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Improving The Linux Kernel's Memory Performance

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  • #31
    Originally posted by Shining Arcanine View Post
    The compiler won't generate its own SSE3 assembly unless it is told to do it by the build system, so strictly speaking, he would need to recompile his kernel to get SSE3 instructions into areas where the kernel developers did not do this manually.
    Yes of course but recompiling your kernel with "sse3" have few chance to build optimized "sse3" path. The best way is to "manually" code SSE3 path: this is the subject of this article. And if that is done in the kernel ("manual" sse3 paths), you don't have to compile the kernel with "sse3" options to use this optimization.
    Last edited by whitecat; 08-18-2011, 09:38 AM.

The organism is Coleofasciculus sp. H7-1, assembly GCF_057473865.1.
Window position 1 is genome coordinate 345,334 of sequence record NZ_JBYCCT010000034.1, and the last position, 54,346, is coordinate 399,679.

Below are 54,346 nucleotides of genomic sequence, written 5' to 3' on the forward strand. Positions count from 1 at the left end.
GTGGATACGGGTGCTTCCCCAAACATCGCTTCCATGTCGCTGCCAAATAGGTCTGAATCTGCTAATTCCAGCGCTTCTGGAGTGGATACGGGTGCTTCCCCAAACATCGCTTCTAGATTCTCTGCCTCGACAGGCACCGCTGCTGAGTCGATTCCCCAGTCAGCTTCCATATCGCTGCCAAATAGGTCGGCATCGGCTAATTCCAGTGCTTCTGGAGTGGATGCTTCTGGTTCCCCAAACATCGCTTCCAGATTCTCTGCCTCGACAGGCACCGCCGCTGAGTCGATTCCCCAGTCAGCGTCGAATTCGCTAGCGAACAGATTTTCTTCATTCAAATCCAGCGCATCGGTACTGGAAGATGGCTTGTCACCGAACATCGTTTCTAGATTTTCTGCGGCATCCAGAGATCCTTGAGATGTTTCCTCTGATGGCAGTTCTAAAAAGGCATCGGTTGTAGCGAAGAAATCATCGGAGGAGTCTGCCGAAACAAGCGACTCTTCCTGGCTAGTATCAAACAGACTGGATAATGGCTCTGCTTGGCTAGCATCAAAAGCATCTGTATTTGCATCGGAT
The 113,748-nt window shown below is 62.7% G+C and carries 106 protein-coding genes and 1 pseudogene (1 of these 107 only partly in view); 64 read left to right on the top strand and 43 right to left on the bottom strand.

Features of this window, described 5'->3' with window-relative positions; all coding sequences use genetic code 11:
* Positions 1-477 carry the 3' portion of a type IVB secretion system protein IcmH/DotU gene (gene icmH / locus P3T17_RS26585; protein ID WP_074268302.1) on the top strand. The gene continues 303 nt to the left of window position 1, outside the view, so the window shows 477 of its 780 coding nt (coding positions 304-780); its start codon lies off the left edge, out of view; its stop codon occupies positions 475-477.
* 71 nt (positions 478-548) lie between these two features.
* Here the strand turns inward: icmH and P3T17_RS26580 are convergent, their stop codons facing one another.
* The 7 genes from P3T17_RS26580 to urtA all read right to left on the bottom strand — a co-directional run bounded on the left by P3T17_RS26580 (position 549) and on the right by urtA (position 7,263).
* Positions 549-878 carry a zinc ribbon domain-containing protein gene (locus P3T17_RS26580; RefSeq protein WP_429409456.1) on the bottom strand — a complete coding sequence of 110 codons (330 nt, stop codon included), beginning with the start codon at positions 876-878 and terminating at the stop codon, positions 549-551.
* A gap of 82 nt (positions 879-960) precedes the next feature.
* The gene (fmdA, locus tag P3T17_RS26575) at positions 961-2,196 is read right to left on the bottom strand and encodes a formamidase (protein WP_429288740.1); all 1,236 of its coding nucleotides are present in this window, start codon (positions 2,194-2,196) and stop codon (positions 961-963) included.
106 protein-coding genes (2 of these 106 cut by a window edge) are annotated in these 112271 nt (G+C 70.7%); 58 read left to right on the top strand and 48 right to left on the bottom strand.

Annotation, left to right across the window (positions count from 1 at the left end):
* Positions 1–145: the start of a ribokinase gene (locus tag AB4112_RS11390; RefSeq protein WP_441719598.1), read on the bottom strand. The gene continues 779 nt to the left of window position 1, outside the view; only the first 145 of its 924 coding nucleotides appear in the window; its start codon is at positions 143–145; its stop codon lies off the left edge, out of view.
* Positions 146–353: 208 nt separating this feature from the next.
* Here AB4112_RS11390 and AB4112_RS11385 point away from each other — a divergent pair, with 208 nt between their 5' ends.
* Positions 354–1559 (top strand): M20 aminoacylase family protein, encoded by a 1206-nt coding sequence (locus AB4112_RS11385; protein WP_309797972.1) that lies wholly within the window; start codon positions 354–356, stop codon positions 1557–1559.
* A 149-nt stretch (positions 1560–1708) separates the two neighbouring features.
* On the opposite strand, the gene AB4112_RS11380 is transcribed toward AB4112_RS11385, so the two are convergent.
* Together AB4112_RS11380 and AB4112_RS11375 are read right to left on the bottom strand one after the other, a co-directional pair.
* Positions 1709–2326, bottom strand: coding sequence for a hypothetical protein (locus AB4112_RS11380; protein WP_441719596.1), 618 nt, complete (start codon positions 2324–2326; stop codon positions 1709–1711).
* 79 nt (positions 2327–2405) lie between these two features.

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    • #32
      Originally posted by Shining Arcanine View Post
      How is SSE4a not a SSE4 derivative if half of its instructions match SSE4 instructions in opcode, name and functionality?

      SSE was made after 3DNow, while SSE4a was made after Intel published its SSE4 extensions. The instructions provided by SSE and 3DNow do not intersect.

      I feel like these points on SSE4a not being a SSE4 derivative are derived from the following rather than any actual technical reason:

      http://arstechnica.com/science/news/...self-image.ars
      4 instructions are common out of 54. That's 7%.

      If you're going to claim it's a derivative, that # should be AT LEAST 50%, if not higher. IMHO

      And this has nothing to do with me liking Intel - I actually root for AMD which is why SSE4a is so disappointing.

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      • #33
        Originally posted by whitecat View Post
        No, AMD64 implies SSE2.
        Thanks, that must be what I was thinking of.

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        • #34
          Yes, it will be able to detect it at runtime, there is a feature called CPUID that is used for this. You can also see my previous post in this thread on how the kernel determines the best implementation for raid6.

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